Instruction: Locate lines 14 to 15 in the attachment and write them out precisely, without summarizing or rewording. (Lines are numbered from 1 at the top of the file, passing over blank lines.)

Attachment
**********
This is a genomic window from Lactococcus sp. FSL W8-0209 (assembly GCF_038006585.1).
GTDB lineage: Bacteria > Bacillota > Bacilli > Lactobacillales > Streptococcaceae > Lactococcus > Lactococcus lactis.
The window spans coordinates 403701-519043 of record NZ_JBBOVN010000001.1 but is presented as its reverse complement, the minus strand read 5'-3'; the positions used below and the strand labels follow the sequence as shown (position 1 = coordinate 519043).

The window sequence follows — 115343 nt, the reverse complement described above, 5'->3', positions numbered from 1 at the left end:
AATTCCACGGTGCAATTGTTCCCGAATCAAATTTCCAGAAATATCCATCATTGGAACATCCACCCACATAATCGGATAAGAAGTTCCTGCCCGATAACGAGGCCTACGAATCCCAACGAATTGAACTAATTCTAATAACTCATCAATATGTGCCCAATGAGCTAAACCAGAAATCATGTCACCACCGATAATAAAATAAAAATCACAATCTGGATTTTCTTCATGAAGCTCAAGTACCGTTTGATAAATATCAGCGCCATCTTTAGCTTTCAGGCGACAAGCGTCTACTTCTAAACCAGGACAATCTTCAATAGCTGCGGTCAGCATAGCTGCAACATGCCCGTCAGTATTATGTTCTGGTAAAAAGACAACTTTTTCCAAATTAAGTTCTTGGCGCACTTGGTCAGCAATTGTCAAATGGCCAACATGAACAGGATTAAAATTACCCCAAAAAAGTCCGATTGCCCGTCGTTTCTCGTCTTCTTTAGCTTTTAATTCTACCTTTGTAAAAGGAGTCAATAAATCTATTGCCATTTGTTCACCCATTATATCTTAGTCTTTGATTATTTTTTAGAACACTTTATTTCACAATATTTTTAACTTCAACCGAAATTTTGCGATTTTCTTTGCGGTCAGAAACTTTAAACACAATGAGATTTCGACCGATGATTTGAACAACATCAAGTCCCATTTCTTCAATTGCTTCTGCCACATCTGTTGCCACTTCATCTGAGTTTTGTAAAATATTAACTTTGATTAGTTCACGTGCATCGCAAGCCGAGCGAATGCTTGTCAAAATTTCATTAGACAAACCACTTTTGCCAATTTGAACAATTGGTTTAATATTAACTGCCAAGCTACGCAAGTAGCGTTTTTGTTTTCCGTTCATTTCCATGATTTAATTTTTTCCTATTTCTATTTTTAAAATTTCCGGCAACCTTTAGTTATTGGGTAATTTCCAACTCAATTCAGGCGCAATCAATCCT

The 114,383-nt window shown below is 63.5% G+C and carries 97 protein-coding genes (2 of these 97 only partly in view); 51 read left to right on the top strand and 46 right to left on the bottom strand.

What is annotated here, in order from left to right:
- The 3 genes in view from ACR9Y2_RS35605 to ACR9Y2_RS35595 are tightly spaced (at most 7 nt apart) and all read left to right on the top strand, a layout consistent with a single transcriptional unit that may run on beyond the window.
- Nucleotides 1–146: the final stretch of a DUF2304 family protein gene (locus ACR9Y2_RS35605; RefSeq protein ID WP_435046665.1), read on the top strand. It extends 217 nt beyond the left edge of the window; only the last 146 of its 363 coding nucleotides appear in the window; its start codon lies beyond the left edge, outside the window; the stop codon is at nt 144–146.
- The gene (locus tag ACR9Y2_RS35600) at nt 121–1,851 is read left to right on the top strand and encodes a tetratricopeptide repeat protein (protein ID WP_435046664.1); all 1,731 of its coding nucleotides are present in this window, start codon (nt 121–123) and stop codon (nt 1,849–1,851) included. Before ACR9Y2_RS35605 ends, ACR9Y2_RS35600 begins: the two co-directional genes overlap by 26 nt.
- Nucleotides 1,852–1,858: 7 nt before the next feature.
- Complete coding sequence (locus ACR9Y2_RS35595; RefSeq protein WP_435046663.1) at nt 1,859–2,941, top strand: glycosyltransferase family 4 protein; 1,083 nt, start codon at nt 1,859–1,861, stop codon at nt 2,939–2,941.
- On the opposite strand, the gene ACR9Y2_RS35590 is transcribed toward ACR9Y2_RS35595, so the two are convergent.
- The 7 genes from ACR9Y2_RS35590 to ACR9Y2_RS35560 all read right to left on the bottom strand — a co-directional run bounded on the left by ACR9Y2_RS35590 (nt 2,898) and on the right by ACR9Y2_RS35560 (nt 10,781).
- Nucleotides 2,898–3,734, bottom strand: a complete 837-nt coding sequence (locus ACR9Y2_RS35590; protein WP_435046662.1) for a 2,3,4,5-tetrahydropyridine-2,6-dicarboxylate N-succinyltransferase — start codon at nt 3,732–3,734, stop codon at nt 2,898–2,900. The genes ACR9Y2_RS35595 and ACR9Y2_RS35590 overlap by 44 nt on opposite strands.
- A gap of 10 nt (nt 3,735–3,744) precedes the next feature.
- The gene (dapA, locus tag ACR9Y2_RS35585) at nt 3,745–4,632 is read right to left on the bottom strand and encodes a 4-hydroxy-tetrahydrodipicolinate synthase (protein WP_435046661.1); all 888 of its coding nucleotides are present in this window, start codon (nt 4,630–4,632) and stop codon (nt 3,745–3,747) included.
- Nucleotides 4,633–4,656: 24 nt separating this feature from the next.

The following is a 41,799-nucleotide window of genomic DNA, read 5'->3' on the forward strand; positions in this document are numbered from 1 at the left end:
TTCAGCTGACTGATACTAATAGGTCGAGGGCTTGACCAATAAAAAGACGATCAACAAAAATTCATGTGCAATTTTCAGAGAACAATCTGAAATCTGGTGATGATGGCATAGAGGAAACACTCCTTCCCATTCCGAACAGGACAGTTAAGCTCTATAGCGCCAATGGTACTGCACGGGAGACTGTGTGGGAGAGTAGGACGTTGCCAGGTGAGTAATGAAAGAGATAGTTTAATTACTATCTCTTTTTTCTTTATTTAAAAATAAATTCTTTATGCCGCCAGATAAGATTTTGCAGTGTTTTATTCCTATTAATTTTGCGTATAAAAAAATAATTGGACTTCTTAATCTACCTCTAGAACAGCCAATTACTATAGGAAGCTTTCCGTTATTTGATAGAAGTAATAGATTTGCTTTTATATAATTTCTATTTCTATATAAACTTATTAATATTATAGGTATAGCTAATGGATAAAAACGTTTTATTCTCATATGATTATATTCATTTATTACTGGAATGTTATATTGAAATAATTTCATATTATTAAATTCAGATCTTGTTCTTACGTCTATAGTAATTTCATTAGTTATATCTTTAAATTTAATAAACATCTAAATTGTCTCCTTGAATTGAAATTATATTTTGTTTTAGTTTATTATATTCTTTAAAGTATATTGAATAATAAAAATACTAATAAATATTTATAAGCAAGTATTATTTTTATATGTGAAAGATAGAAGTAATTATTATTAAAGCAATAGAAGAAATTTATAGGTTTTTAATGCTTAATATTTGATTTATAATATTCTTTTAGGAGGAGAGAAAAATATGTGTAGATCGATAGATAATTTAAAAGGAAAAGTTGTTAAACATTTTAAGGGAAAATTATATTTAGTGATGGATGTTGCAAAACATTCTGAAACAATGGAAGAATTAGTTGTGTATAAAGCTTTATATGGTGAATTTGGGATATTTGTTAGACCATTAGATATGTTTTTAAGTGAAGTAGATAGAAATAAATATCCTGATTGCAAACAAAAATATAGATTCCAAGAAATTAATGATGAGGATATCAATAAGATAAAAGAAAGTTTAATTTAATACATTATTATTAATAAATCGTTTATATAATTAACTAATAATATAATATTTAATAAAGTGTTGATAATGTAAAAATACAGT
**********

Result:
- The 7 genes from ACR9Y2_RS35590 to ACR9Y2_RS35560 all read right to left on the bottom strand — a co-directional run bounded on the left by ACR9Y2_RS35590 (nt 2,898) and on the right by ACR9Y2_RS35560 (nt 10,781).
- Nucleotides 2,898–3,734, bottom strand: a complete 837-nt coding sequence (locus ACR9Y2_RS35590; protein WP_435046662.1) for a 2,3,4,5-tetrahydropyridine-2,6-dicarboxylate N-succinyltransferase — start codon at nt 3,732–3,734, stop codon at nt 2,898–2,900. The genes ACR9Y2_RS35595 and ACR9Y2_RS35590 overlap by 44 nt on opposite strands.